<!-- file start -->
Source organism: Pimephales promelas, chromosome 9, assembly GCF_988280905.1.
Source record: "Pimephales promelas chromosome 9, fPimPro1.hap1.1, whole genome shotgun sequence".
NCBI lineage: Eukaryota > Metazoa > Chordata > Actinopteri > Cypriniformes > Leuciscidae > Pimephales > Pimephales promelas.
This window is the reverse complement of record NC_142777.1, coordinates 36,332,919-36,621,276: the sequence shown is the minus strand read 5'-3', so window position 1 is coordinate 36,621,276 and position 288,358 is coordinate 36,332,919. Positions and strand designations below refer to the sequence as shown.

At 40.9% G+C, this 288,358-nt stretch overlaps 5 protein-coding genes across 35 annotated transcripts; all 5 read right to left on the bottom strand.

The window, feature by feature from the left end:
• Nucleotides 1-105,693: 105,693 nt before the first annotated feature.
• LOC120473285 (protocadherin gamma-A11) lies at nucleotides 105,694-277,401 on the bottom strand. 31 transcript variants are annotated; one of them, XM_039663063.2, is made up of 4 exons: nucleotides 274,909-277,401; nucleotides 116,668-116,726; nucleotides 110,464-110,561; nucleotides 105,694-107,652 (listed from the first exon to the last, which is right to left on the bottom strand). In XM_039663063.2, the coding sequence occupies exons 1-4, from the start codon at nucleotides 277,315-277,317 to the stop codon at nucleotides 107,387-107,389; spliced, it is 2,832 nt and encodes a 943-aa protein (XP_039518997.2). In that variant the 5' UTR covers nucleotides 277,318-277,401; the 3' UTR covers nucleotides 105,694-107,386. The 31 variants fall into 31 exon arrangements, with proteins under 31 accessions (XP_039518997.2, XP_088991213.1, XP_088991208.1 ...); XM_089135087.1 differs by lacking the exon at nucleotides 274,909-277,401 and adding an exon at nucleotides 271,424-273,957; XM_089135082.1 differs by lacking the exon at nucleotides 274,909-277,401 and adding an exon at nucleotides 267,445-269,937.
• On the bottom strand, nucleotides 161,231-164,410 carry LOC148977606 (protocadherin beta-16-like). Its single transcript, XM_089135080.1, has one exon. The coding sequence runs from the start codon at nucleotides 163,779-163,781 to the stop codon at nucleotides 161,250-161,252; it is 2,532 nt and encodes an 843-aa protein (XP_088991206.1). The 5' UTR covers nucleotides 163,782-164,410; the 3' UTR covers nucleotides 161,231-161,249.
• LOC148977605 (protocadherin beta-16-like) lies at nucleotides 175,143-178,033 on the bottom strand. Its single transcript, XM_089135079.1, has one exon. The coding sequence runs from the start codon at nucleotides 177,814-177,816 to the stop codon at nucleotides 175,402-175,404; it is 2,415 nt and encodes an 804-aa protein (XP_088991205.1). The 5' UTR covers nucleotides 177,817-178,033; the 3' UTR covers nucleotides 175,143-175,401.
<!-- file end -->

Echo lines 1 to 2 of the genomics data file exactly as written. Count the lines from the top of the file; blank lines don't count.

Source organism: Pimephales promelas, chromosome 9, assembly GCF_988280905.1.
Source record: "Pimephales promelas chromosome 9, fPimPro1.hap1.1, whole genome shotgun sequence".